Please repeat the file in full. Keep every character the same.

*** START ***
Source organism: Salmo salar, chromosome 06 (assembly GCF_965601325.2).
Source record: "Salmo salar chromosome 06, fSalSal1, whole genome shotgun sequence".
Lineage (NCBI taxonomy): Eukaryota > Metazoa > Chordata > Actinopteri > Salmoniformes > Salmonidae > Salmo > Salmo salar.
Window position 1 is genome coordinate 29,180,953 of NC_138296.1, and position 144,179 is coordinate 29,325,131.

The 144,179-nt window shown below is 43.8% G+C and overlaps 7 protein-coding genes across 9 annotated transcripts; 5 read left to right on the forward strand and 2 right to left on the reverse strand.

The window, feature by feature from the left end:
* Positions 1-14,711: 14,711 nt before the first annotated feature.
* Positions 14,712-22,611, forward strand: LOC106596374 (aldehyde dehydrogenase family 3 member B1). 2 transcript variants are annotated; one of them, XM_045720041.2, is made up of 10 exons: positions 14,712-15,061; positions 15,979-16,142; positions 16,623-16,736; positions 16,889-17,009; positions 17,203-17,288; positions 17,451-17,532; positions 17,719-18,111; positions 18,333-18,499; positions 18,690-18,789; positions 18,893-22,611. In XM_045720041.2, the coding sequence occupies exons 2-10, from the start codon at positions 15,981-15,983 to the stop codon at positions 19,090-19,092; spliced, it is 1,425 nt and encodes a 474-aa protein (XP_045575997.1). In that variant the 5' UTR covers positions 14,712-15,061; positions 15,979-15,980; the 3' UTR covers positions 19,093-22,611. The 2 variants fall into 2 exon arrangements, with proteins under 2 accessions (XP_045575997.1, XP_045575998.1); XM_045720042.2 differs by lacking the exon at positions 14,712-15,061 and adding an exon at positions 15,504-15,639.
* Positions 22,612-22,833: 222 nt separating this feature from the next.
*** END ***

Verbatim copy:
Source organism: Salmo salar, chromosome 06 (assembly GCF_965601325.2).
Source record: "Salmo salar chromosome 06, fSalSal1, whole genome shotgun sequence".
Lineage (NCBI taxonomy): Eukaryota > Metazoa > Chordata > Actinopteri > Salmoniformes > Salmonidae > Salmo > Salmo salar.
Window position 1 is genome coordinate 29,180,953 of NC_138296.1, and position 144,179 is coordinate 29,325,131.

The 144,179-nt window shown below is 43.8% G+C and overlaps 7 protein-coding genes across 9 annotated transcripts; 5 read left to right on the forward strand and 2 right to left on the reverse strand.

The window, feature by feature from the left end:
* Positions 1-14,711: 14,711 nt before the first annotated feature.
* Positions 14,712-22,611, forward strand: LOC106596374 (aldehyde dehydrogenase family 3 member B1). 2 transcript variants are annotated; one of them, XM_045720041.2, is made up of 10 exons: positions 14,712-15,061; positions 15,979-16,142; positions 16,623-16,736; positions 16,889-17,009; positions 17,203-17,288; positions 17,451-17,532; positions 17,719-18,111; positions 18,333-18,499; positions 18,690-18,789; positions 18,893-22,611. In XM_045720041.2, the coding sequence occupies exons 2-10, from the start codon at positions 15,981-15,983 to the stop codon at positions 19,090-19,092; spliced, it is 1,425 nt and encodes a 474-aa protein (XP_045575997.1). In that variant the 5' UTR covers positions 14,712-15,061; positions 15,979-15,980; the 3' UTR covers positions 19,093-22,611. The 2 variants fall into 2 exon arrangements, with proteins under 2 accessions (XP_045575997.1, XP_045575998.1); XM_045720042.2 differs by lacking the exon at positions 14,712-15,061 and adding an exon at positions 15,504-15,639.
* Positions 22,612-22,833: 222 nt separating this feature from the next.